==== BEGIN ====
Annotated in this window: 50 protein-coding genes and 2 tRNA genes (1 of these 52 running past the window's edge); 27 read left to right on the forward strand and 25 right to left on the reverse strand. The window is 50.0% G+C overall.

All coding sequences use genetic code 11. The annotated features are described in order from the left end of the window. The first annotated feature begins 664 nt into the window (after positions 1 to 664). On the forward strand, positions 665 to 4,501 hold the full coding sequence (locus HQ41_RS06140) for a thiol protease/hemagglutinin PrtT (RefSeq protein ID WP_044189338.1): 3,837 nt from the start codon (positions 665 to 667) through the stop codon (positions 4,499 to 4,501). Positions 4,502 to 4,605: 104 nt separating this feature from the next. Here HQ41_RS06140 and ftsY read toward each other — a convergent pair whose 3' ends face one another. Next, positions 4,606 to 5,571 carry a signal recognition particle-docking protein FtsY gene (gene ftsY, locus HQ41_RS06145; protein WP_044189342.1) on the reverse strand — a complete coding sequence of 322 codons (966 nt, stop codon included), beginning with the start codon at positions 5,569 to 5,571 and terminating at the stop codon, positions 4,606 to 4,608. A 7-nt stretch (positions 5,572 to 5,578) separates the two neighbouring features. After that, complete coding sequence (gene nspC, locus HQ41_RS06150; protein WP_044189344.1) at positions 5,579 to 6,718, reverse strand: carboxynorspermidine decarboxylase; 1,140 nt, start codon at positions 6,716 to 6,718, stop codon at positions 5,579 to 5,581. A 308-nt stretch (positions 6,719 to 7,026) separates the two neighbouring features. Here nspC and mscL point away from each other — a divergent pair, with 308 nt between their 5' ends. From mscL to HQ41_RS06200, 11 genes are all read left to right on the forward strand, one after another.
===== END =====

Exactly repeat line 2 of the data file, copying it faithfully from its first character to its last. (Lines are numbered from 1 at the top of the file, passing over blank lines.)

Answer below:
All coding sequences use genetic code 11. The annotated features are described in order from the left end of the window. The first annotated feature begins 664 nt into the window (after positions 1 to 664). On the forward strand, positions 665 to 4,501 hold the full coding sequence (locus HQ41_RS06140) for a thiol protease/hemagglutinin PrtT (RefSeq protein ID WP_044189338.1): 3,837 nt from the start codon (positions 665 to 667) through the stop codon (positions 4,499 to 4,501). Positions 4,502 to 4,605: 104 nt separating this feature from the next. Here HQ41_RS06140 and ftsY read toward each other — a convergent pair whose 3' ends face one another. Next, positions 4,606 to 5,571 carry a signal recognition particle-docking protein FtsY gene (gene ftsY, locus HQ41_RS06145; protein WP_044189342.1) on the reverse strand — a complete coding sequence of 322 codons (966 nt, stop codon included), beginning with the start codon at positions 5,569 to 5,571 and terminating at the stop codon, positions 4,606 to 4,608. A 7-nt stretch (positions 5,572 to 5,578) separates the two neighbouring features. After that, complete coding sequence (gene nspC, locus HQ41_RS06150; protein WP_044189344.1) at positions 5,579 to 6,718, reverse strand: carboxynorspermidine decarboxylase; 1,140 nt, start codon at positions 6,716 to 6,718, stop codon at positions 5,579 to 5,581. A 308-nt stretch (positions 6,719 to 7,026) separates the two neighbouring features. Here nspC and mscL point away from each other — a divergent pair, with 308 nt between their 5' ends. From mscL to HQ41_RS06200, 11 genes are all read left to right on the forward strand, one after another.